Shadow of the Tribunal
In the wake of the Desecration, a wave of anti-magical sentiment swept the country of Semarq. The new Elector, Veran Seraph, acceding to the demands of the Threefold Clergy, commissioned a body of Church-affiliated scholars and agents to investigate magical dealings within the Kingdom.
Organisation and Membership
There are about fifteen branches of the Tribunal, with around a dozen centred on major towns and cities and having jurisdiction over the borough, and the other three being concerned with the isolated and wilderness regions of each of the electoral states. Each is headed by a Tribune, and all of them answer to the Grand Tribune, Cyralin Pharess, who has an honorary position on the Triarch Council in addition to his position as head of the Semarque City branch. Each branch acts independently of the others, with the Tribunes having complete oversight over their own operations, though all of them ultimately answer to Grand Tribune Pharess.
The Tribunal’s duties include:
- Registering and sanctioning arcane spell-casting
- Regulating magical artifice, and the trade of magical items
- Locating, isolating and responding to arcane or magical threats within the borders of Semarq.
Tribunal operatives are known as agents. At first, they acted as specialised observers and researchers in arcane matters alongside local watch forces. However, in many cities, the Tribunal has secured the legal clout to make its own independent investigations, often superseding local authority, issuing their own warrants, and even maintaining their own holding cells. About half of the Tribunal branches now have effective authority over local watch forces, and in Lochfield, Splinterdock and Farfeld, they have even secured the right to raise local militias of “concerned citizens”.
The Tribunal does not just investigate and censure rogue wizards, though. In the early days of the Tribunal’s existence, it was argued by many leading arcane scholars that mages needed to be free to pursue their own studies and research in order to help detect magical threats to the kingdom. The Tribunal has since taken this set of operations under its wing as well. The sanctioned researchers at the mysterious Quiet House have developed a number of spells in the divination school that have made Semarqian Diviners some of the most accomplished truth-seekers across the two continents.
Any arcane practitioner who wishes to act within the borders of Semarq must sign the Sanctions, thereby becoming a legal Sanctioned arcanist. The Tribunal needs to know where they live, how they intend to practice magic, and take a complete audit of any resources used to assist them (magic items, practitioners tools, spell foci, et cetera).
Every arcanist also needs to provide a copy of their spell-book to the local Tribunal, and keep it updated as they learn or use new spells. No spellbook, no Sanction License. In addition, prospective sanctioned arcanists need to provide a reference, preferably from another Sanctioned arcanist, preferably from the one who trained them. Foreign arcanists travelling through or living in the country for a short while can sign an agreement that works in lieu of a sanction for an agreed period.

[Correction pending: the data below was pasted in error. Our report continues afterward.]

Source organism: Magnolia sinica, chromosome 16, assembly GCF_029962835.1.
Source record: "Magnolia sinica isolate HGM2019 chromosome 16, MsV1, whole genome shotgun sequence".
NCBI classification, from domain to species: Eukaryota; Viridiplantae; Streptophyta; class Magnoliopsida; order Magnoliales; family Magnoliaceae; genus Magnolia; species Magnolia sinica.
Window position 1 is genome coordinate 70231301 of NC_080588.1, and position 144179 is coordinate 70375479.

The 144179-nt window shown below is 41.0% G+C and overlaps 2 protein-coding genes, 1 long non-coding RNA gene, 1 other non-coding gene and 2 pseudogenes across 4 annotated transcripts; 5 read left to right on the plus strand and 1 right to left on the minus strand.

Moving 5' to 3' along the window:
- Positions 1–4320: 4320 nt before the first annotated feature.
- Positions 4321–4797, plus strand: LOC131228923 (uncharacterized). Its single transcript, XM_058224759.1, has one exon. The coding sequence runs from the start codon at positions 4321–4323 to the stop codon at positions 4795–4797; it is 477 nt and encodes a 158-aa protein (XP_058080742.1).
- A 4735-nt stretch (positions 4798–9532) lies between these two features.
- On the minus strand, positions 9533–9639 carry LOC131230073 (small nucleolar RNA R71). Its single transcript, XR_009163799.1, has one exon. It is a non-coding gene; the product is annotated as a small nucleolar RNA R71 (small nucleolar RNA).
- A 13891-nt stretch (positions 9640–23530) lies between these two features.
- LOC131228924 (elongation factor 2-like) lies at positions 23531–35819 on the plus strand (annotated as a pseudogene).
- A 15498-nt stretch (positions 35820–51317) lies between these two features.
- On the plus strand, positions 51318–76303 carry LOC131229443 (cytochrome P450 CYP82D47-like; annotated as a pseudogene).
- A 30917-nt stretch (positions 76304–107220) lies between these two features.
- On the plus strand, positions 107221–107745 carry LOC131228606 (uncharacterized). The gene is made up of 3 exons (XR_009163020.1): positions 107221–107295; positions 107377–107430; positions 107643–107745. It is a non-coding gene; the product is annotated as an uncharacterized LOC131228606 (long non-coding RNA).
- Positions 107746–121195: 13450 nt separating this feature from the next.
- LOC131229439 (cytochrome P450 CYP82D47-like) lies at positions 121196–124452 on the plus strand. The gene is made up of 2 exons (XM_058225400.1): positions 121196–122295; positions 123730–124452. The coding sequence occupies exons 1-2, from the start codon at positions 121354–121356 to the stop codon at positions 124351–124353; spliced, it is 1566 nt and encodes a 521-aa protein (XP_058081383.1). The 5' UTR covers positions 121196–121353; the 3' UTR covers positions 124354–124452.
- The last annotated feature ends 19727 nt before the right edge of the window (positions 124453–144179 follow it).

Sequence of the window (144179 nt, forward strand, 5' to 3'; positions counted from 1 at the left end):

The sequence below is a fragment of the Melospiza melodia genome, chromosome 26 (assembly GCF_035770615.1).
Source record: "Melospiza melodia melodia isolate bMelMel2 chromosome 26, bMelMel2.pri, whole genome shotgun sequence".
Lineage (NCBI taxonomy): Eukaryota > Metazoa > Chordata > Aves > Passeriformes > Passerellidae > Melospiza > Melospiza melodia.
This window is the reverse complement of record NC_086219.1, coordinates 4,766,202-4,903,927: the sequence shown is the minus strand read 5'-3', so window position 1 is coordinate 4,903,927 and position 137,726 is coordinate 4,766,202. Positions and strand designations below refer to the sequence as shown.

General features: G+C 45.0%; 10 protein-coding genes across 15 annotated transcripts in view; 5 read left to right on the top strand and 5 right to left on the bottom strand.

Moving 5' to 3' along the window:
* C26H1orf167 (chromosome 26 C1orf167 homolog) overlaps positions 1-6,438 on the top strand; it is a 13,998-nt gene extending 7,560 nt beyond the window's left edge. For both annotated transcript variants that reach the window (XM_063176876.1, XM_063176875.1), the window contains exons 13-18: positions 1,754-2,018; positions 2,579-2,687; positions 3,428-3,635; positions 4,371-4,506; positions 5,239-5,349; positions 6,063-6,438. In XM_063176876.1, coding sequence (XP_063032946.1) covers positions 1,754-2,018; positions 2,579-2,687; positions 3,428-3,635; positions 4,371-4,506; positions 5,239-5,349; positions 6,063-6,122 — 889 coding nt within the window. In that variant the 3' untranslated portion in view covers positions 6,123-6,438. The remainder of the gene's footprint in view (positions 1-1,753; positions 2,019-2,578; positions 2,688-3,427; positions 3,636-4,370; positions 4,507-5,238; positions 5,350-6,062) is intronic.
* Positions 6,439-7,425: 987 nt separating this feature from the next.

There are additional taxes on arcanists who wish to create and sell magical items. These are normally covered by the guilds, but it means that legal magical items are much more expensive in Semarq than elsewhere.
NB: In practice, this means that anyone who is not a guild-sponsored Wizard (see Classes in Semarq) gets shafted. Sorcerers, Warlocks and Bards can make do if they make a spellbook to hand in and someone to vouch for them, but until the moment they do so, they are considered criminals by default. The sanctions are expensive to operate under, and many of the public houses of arcane learning have closed down, leaving only private, sanctioned tutors. In addition, those that remain are often Wizards themselves, and can only help other Wizards. Sanctioned Sorcerers, Warlocks and Bards are exceptionally rare.
Should an arcanist cross the bounds of the Sanctions, they will be punished. This is also known as sanctioning, and the official documentation does not distinguish between approved sanctioned arcanists and condemned sanctioned arcanists. In common conversation, criminal arcanists are referred to as “truly sanctioned”. The true Sanctions can be doled out on the spot, or handed out via a trial from a magistrate who specialises in sanctions. These are all current or former senior Tribunal agents. The true sanctions can include:
- confiscation of magical paraphenalia (foci, tools, books, items, et cetera)
- imprisonment in the Quiet House
- the Veto – a parade in chains and gag through the city streets, followed by the public removal of the hands and tongue.
- execution; either summary, by whatever means necessary or public, via dismemberment and cremation.
Theoretically, Divine casters are subject to the sanctions as well. Clerics of the Threefold path and members of the Tribunal are automatically exempt. The few Druids or Rangers who spend any length of time in a city openly practicing magic will have to sign something eventually – but this doesn’t happen often. Paladins have a tendency to die violently before the sanctions come into play, or end up sanctioned themselves. Clerics of non-threefold deities have to sign the sanctions as well, but they have an easier time of it.
As a result of the true sanctions, many magical items and funds have been confiscated by the Tribunal. There are repeated rumours that elements of the Tribunal are engaged in the smuggling and profiteering of magical items, both outside and inside the country.